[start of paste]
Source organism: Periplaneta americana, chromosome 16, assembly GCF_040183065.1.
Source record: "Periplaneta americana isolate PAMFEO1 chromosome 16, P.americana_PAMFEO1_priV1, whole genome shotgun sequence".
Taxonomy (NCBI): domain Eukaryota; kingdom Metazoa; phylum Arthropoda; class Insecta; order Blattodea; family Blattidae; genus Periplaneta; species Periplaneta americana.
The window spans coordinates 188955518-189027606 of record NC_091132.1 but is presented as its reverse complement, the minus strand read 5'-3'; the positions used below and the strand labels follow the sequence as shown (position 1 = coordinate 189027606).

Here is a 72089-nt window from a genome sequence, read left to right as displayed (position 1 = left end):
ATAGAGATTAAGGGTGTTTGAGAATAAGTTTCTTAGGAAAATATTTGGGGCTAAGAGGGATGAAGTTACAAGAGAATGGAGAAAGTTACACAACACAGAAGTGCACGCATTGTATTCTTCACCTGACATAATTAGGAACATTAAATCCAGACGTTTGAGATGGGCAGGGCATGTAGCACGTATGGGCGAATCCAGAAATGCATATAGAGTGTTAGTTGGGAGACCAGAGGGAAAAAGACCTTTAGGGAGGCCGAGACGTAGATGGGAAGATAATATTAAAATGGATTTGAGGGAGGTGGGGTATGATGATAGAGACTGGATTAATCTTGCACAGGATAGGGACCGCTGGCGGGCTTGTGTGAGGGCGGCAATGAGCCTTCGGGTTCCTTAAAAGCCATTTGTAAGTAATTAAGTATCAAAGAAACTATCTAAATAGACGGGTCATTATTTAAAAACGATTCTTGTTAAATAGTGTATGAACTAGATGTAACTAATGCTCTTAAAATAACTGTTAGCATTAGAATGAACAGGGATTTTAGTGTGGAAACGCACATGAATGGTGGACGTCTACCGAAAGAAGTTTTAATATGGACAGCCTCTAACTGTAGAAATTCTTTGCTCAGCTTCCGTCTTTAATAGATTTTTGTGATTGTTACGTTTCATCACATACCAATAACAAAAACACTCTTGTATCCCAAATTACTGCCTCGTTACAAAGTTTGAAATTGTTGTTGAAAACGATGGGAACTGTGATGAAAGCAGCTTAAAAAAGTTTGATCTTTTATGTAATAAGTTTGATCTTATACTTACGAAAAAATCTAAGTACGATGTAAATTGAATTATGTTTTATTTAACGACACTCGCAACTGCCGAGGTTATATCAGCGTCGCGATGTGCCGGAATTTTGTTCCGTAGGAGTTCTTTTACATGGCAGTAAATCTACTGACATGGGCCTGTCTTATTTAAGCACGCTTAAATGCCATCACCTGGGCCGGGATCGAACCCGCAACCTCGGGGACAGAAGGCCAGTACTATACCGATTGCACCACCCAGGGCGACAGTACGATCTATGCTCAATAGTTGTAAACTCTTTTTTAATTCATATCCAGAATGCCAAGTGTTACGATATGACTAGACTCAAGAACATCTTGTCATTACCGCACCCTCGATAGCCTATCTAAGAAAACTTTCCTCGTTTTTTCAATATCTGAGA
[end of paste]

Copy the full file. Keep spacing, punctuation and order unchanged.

Source organism: Periplaneta americana, chromosome 16, assembly GCF_040183065.1.
Source record: "Periplaneta americana isolate PAMFEO1 chromosome 16, P.americana_PAMFEO1_priV1, whole genome shotgun sequence".
Taxonomy (NCBI): domain Eukaryota; kingdom Metazoa; phylum Arthropoda; class Insecta; order Blattodea; family Blattidae; genus Periplaneta; species Periplaneta americana.
The window spans coordinates 188955518-189027606 of record NC_091132.1 but is presented as its reverse complement, the minus strand read 5'-3'; the positions used below and the strand labels follow the sequence as shown (position 1 = coordinate 189027606).

Here is a 72089-nt window from a genome sequence, read left to right as displayed (position 1 = left end):
ATAGAGATTAAGGGTGTTTGAGAATAAGTTTCTTAGGAAAATATTTGGGGCTAAGAGGGATGAAGTTACAAGAGAATGGAGAAAGTTACACAACACAGAAGTGCACGCATTGTATTCTTCACCTGACATAATTAGGAACATTAAATCCAGACGTTTGAGATGGGCAGGGCATGTAGCACGTATGGGCGAATCCAGAAATGCATATAGAGTGTTAGTTGGGAGACCAGAGGGAAAAAGACCTTTAGGGAGGCCGAGACGTAGATGGGAAGATAATATTAAAATGGATTTGAGGGAGGTGGGGTATGATGATAGAGACTGGATTAATCTTGCACAGGATAGGGACCGCTGGCGGGCTTGTGTGAGGGCGGCAATGAGCCTTCGGGTTCCTTAAAAGCCATTTGTAAGTAATTAAGTATCAAAGAAACTATCTAAATAGACGGGTCATTATTTAAAAACGATTCTTGTTAAATAGTGTATGAACTAGATGTAACTAATGCTCTTAAAATAACTGTTAGCATTAGAATGAACAGGGATTTTAGTGTGGAAACGCACATGAATGGTGGACGTCTACCGAAAGAAGTTTTAATATGGACAGCCTCTAACTGTAGAAATTCTTTGCTCAGCTTCCGTCTTTAATAGATTTTTGTGATTGTTACGTTTCATCACATACCAATAACAAAAACACTCTTGTATCCCAAATTACTGCCTCGTTACAAAGTTTGAAATTGTTGTTGAAAACGATGGGAACTGTGATGAAAGCAGCTTAAAAAAGTTTGATCTTTTATGTAATAAGTTTGATCTTATACTTACGAAAAAATCTAAGTACGATGTAAATTGAATTATGTTTTATTTAACGACACTCGCAACTGCCGAGGTTATATCAGCGTCGCGATGTGCCGGAATTTTGTTCCGTAGGAGTTCTTTTACATGGCAGTAAATCTACTGACATGGGCCTGTCTTATTTAAGCACGCTTAAATGCCATCACCTGGGCCGGGATCGAACCCGCAACCTCGGGGACAGAAGGCCAGTACTATACCGATTGCACCACCCAGGGCGACAGTACGATCTATGCTCAATAGTTGTAAACTCTTTTTTAATTCATATCCAGAATGCCAAGTGTTACGATATGACTAGACTCAAGAACATCTTGTCATTACCGCACCCTCGATAGCCTATCTAAGAAAACTTTCCTCGTTTTTTCAATATCTGAGA